Maria Fernanda Miño
PGR Representative – Department of Film Studies
Film & Beyond Interdisciplinary Retreat Facilitator
Any research related to the study of film is by nature an interdisciplinary task. Even the most technical close textual analysis cannot escape the social, political and economic context in which a film comes into being, opening opportunities for a variety of readings. Film is also a collaborative practice, a business model, a tool for engagement, education, propaganda, and most prominently, a means for artistic expression. All these aspects of film allow for its dialogue with other fields of study, which we sought to encourage in our “Film and Beyond Interdisciplinary Retreat: Engaging film in research, academia and the professional job market”.
Catered specifically for students in the Arts and Humanities, the retreat gathered participants from several schools and departments: History, English, Philosophy, Modern Languages, International Relations, Theology, and of course Film Studies. The retreat consisted of a three-day residential workshop held in The Burn, in the Scottish Highlands. This Gregorian mansion that dates from 1796 offered the perfect facilities to hold an academic event, with audiovisual equipment, dining areas, reading rooms, group-work spaces, a game room, in-house bar, and vast green areas to explore. A combination of work and leisure activities intended to make the most out of the space available set the tone for the three days of the retreat.
It is important to point out that this event was inspired by the previous PGR Getaway, organized by Dr. Dawn Hollis, the Postgraduate Society and St Leonard’s College last summer. The Getaway provided essential tools for collaboration across departments, and film students that partook in the event found it refreshing as well as productive. With this prior experience, and with further guidance by Dr. Hollis and Dr. Paul Flaig in Film Studies, the Film and Beyond Retreat was able to secure funding from the PGR Development Fund, the first step towards organizing an event specifically tailored to explore the use of film.
Once funding was secured, and with a tentative programme in place, we were pleasantly surprised to find colleagues and professors with similar interests across the University. Rowan Gard, for instance, is a PhD student at the Department of Social Anthropology who had ran a workshop on how to read ethnographic films. Her research in environmental justice efforts in Pacific island countries made her an ideal speaker for our retreat. Similarly, Dr. George Corbett from the School of Divinity, has an interest in the intersection between theology and the arts, which led him to direct the TheoArtistry project, bringing contemporary theologians and artists together. Finally. Dr. Tom Rice and Dr. Isabel Seguí from the Department of Film Studies were able to provide further insights into film as it relates to history, cultural movements, and overlooked women’s historiographies in an international setting.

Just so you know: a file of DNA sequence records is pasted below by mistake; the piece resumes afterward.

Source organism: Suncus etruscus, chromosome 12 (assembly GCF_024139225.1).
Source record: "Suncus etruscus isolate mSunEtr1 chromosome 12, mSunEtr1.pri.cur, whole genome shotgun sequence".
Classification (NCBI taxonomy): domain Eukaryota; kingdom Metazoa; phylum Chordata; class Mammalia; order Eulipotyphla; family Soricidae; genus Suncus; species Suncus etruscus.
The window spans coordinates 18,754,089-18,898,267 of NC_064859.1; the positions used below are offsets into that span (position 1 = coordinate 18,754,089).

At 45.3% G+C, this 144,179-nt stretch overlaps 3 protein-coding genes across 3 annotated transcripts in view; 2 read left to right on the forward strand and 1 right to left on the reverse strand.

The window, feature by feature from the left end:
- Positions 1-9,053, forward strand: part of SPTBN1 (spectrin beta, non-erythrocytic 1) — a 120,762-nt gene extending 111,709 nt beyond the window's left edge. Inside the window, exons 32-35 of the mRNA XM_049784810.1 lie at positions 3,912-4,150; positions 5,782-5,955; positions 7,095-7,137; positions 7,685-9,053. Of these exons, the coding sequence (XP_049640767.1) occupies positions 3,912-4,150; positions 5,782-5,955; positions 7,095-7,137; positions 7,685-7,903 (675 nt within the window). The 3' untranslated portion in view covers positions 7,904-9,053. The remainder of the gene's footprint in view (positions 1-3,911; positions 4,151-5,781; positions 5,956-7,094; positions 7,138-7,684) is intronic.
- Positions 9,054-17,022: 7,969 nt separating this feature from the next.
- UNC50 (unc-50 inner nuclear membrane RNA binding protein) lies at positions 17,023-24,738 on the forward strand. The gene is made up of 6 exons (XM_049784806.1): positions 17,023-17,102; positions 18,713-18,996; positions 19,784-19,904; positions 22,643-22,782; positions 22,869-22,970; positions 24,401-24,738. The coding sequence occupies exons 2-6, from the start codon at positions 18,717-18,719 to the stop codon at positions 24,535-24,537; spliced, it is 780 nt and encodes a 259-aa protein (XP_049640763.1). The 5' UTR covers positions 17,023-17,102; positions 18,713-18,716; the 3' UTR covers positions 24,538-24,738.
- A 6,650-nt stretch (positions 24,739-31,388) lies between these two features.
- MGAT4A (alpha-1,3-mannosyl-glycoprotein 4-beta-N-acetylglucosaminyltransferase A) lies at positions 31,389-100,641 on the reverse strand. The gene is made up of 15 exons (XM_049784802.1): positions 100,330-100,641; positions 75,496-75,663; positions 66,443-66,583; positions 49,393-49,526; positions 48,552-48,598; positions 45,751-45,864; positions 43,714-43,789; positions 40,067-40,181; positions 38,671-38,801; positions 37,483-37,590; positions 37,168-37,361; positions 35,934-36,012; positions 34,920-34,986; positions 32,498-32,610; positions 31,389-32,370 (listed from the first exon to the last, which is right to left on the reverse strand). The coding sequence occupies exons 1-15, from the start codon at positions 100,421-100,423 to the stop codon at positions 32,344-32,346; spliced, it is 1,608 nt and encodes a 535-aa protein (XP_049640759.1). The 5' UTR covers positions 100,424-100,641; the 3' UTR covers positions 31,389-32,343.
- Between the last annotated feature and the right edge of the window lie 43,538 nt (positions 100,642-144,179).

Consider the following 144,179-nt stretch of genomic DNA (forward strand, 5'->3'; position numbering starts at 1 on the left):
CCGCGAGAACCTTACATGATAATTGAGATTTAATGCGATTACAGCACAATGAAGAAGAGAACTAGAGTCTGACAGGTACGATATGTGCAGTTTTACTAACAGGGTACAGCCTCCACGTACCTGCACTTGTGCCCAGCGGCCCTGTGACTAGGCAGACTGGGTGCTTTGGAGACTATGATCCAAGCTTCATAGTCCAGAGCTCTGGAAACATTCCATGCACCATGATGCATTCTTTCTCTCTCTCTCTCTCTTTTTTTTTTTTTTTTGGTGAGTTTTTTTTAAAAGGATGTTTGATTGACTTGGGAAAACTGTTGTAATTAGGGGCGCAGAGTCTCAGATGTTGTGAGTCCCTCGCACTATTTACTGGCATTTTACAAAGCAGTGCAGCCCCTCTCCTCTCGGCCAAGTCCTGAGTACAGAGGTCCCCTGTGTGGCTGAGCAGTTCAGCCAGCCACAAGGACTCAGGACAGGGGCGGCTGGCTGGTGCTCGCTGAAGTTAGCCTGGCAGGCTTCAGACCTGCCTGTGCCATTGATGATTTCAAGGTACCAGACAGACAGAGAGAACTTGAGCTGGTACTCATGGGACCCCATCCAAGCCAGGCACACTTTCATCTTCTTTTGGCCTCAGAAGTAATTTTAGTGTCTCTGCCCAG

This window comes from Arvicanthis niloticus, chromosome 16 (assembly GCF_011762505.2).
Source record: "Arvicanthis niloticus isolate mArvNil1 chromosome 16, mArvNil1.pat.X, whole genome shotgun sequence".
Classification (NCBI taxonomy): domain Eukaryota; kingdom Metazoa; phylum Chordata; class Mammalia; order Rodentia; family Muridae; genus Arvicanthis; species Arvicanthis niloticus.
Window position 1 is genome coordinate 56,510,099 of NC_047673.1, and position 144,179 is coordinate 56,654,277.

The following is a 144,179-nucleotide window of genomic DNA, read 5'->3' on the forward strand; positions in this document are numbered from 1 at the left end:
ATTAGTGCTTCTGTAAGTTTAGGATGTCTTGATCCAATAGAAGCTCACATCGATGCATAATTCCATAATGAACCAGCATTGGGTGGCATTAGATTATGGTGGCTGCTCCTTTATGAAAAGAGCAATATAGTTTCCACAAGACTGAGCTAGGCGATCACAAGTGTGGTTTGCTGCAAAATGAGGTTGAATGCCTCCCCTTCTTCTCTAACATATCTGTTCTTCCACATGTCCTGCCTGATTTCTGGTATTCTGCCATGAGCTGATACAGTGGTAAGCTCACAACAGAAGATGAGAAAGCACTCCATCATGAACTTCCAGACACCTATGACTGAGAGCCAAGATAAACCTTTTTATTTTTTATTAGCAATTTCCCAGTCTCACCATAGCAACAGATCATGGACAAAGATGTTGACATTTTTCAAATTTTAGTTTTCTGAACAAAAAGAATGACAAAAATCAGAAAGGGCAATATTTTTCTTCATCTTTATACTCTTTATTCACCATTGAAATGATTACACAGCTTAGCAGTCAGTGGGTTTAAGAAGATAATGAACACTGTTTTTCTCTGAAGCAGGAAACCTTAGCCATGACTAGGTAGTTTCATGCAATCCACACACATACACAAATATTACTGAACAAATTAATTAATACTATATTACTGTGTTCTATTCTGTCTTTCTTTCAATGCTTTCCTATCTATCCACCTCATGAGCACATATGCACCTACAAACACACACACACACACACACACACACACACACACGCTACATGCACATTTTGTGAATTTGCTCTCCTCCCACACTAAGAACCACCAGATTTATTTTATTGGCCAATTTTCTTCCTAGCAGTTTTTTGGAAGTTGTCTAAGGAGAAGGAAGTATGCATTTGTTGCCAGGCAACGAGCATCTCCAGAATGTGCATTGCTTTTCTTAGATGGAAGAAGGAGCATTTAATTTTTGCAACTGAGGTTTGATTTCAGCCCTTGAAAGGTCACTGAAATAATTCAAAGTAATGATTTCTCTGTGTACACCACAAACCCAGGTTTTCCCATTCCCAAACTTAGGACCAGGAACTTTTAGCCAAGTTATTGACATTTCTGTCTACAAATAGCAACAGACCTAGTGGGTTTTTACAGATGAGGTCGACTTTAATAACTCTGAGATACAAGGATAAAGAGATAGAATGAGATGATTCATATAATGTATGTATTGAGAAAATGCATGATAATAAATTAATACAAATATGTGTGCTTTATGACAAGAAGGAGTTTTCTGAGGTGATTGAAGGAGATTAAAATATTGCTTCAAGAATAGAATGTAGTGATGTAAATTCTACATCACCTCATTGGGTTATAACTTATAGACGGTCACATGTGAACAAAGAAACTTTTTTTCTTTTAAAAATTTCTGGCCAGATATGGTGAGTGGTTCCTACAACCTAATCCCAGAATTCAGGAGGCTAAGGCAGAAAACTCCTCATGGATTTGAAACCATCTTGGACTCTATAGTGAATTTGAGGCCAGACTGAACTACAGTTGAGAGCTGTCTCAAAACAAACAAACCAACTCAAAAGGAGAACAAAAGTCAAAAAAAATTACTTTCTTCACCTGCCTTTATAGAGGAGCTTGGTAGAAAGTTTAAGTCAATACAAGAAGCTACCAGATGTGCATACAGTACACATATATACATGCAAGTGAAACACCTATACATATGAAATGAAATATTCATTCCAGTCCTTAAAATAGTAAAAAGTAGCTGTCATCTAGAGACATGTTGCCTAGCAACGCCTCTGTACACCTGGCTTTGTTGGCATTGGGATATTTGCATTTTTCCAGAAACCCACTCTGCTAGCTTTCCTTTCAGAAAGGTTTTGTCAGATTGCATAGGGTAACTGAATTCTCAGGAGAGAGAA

Day one started with a bus ride to The Burn. The last week of April offered a lovely transition from familiar St Andrews to rural Glenesk, still showing the last trails of snow across the Brechin mountains. After an informative introduction by manager Ewelina Szczeblewska, the novelty of the venue moved participants to explore the facilities while also settling into our shared rooms. Of particular interest was an underground “cow tunnel”, designed to move cattle to and from the house. Introductions and presentations followed, with the initial session designed to debunk beliefs and myths of studying film. The day ended with a shared dinner and the screening of the documentary Gulîstan, Land of Roses (Zaynê Akyol, 2016), as selected by participants.
Lectures from our speakers were added to the agenda of day two. These sessions included topics such as close textual analysis, uses of film in artistic collaboration and engagement, and film within archival research. Speakers were able to draw examples from their own research and academic practice, with an emphasis on hands-on approaches to collaboration, interdisciplinarity and impact. Discussions were not limited to the designed sessions, but continued throughout the day, particularly during meal times and alongside a short hike to a burn located nearby. The day concluded with the screening of short video essays that range from those intended for entertainment purposes (YouTube’s The Nerdwriter, Karsten Runquist), to technical deconstructions (Lindsay Ellis, Lessons from the Screenplay), and film theory perspectives ([in]Transition). In this way, participants were exposed to the possibilities of the medium, a theme to be further developed during our final day of the retreat.
Group work was the main distinction of day three. The first session, moderated by Dr. Seguí, allowed for participants to think about the practicalities of impact, and to communicate their research interests in a creative way. The second session was aimed to outline a video essay, considering the technical requirements of the project, as well as the intended audience, scope, and overall content of the video. It was interesting to see how participants began to think “in images” as they designed their ideas, drawing from visual aids that better illustrate the message to be conveyed.
In conclusion, the Film and Beyond Interdisciplinary Retreat was able to bring together participants from different fields of study, in order to share and collaborate with the endless opportunities film offers. In addition to providing a space for rest and reflection, the retreat allowed for productive dialogue between disciplines, and tangible exercises geared towards impact and public engagement. We look forward to continuing this conversation among schools, and certainly hope to strengthen the ties already established through this event.